Climate 411

How Trump’s EPA is leaving Houston and all of America at risk one year after Hurricane Harvey

This weekend marks one year since Hurricane Harvey made landfall and wreaked a huge amount of havoc in Texas and other Gulf Coast states. While there are many lessons we can learn from the storm, and much finger pointing that can be done, one fact is clear: Trump’s EPA failed to properly protect children and families in Houston from chemical leaks triggered by the storm.

We now know that Houston’s vast petrochemical industry released at least 8.3 million pounds of air pollution in the wake of the storm, and that many of the area’s toxic Superfund sites were improperly secured and subsequently flooded.

But perhaps worse than these impacts is the fact that one year later, the more than 134 million Americans who live near chemical plants and storage facilities, a disproportionate number of whom are people of color and lower-income, are still at great risk.

Map of US Chemical Manufacturing facilities. Source: EPA

The Trump EPA’s dangerous failures

During and after Hurricane Harvey, as well as Hurricanes Irma and Maria that followed, EPA failed to take important steps to protect families and neighborhoods from health threats:

  • Arkema chemical plant explosion: Neither EPA nor the Texas Commission on Environmental Quality (TCEQ) moved fast enough to monitor air quality issues at the Arkema plant when chemical drums caught fire and lids exploded. But a lack of data didn’t stop them from reassuring residents about local air quality. To date, neither TCEQ nor EPA has taken any enforcement action against Arkema, despite the violations (although the company and its CEO and plant manager have been indicted for reckless emissions of dangerous pollutants).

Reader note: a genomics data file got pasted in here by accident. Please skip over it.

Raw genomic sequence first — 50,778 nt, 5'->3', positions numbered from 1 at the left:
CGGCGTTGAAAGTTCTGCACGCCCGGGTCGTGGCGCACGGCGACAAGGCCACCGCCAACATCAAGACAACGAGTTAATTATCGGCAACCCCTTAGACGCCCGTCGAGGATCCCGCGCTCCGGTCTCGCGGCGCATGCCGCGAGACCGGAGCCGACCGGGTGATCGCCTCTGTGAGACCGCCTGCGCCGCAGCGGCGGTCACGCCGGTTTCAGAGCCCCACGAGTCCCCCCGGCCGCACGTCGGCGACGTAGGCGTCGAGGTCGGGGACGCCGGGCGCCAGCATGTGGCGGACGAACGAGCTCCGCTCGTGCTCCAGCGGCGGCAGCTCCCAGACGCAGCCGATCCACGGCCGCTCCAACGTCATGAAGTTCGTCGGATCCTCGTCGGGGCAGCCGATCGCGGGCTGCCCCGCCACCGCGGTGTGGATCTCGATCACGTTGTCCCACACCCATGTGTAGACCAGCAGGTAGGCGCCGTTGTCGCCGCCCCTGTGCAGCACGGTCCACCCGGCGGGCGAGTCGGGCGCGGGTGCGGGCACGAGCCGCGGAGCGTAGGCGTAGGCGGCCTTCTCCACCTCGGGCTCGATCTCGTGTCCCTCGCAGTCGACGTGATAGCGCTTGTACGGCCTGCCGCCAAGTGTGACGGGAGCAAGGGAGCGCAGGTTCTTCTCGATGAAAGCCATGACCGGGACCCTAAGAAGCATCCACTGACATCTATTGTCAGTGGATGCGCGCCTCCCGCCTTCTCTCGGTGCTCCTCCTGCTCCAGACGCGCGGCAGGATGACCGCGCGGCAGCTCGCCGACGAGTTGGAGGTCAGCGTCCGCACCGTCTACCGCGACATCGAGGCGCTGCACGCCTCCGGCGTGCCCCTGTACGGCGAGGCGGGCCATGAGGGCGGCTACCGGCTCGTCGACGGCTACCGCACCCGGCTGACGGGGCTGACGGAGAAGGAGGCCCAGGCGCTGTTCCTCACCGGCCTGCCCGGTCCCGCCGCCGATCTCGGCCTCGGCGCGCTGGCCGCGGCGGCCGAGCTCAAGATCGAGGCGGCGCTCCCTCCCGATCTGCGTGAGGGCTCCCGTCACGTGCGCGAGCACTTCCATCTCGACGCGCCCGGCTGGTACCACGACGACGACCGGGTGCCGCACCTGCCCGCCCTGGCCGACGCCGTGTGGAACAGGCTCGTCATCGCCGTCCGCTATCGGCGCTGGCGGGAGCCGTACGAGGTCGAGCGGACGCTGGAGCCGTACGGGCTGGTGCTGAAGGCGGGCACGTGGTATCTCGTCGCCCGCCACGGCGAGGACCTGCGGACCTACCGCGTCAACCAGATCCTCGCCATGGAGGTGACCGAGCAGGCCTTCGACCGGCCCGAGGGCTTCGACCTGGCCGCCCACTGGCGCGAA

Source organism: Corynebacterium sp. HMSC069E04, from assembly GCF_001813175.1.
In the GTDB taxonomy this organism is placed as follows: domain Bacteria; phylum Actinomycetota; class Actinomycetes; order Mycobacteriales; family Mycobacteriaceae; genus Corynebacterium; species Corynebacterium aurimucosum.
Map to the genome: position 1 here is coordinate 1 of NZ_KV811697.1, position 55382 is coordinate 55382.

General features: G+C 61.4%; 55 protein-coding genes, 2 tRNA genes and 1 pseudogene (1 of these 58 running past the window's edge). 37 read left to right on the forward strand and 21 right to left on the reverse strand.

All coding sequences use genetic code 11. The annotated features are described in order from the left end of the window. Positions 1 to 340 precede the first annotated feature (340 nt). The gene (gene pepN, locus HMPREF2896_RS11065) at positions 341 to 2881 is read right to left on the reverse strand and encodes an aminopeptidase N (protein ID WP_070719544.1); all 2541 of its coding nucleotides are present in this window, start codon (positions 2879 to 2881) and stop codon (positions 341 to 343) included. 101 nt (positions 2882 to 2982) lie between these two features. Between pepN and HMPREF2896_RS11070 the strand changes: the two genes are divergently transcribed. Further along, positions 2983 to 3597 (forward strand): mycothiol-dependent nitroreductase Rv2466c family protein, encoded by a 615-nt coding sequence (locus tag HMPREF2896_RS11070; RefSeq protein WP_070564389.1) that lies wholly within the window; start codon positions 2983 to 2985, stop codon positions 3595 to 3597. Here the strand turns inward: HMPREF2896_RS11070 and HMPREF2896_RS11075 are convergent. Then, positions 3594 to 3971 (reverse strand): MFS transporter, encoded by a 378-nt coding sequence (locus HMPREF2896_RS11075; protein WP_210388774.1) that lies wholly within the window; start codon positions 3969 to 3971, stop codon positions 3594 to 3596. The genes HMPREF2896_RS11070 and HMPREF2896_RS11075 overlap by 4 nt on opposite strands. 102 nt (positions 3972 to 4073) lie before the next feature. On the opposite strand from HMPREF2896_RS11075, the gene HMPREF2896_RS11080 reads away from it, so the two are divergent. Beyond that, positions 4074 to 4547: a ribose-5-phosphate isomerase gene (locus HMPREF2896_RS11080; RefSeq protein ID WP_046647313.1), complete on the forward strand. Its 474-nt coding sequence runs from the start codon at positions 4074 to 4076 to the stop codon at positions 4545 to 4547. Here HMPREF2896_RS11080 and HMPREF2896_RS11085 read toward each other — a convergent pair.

• Valero refinery leak: Hundreds of families in Houston’s Manchester neighborhood may have breathed in concentrations of benzene that could have damaged their health. But neither EPA nor TCEQ tested the air there until news outlets had published independent air quality monitoring results showing high benzene readings that EDF and Air Alliance Houston paid to do (as did the city of Houston).

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Posted in Clean Air Act, Health, Policy, Pruitt / Comments are closed